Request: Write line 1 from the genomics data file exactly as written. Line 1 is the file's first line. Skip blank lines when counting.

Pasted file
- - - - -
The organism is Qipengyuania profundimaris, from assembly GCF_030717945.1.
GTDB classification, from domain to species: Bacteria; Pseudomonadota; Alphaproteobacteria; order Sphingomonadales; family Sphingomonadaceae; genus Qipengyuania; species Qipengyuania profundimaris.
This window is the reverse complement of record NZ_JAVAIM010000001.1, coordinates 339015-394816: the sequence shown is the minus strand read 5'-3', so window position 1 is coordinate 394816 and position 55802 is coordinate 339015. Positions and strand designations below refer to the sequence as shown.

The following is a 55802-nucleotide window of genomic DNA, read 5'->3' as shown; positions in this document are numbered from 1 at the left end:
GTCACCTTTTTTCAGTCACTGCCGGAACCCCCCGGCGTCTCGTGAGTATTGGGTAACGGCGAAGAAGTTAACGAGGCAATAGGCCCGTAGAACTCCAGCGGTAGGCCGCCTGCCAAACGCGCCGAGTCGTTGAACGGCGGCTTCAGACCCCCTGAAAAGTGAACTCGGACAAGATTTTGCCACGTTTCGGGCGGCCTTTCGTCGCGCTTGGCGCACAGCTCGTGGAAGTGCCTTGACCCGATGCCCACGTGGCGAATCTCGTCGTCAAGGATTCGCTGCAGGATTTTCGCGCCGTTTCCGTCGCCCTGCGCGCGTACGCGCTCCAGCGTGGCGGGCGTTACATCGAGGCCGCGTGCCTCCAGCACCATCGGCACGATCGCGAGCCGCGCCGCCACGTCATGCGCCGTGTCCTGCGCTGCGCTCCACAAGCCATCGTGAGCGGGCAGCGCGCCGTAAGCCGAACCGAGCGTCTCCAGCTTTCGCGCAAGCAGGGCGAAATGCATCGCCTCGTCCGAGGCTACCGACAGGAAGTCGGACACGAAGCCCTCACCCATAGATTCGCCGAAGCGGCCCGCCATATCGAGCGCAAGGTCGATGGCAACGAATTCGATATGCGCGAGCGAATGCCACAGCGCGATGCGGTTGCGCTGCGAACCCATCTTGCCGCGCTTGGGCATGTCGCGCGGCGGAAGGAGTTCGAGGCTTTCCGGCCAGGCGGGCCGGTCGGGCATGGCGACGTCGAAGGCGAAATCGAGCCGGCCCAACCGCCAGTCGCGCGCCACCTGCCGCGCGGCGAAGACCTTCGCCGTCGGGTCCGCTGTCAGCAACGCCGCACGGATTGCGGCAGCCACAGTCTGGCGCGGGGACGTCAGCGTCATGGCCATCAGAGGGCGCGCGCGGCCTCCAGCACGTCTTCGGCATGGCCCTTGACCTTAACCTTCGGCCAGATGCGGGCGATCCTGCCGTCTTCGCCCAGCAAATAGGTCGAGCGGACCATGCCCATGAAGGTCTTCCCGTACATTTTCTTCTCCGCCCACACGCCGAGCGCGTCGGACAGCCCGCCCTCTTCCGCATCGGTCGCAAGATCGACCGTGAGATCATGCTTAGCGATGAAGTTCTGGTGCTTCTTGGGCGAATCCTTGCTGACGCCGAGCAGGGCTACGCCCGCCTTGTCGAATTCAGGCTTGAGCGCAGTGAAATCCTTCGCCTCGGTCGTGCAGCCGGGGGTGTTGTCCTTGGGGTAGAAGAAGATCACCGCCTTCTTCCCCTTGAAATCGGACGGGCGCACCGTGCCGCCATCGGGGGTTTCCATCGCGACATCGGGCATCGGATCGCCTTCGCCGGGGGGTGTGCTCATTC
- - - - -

The organism is Qipengyuania profundimaris, from assembly GCF_030717945.1.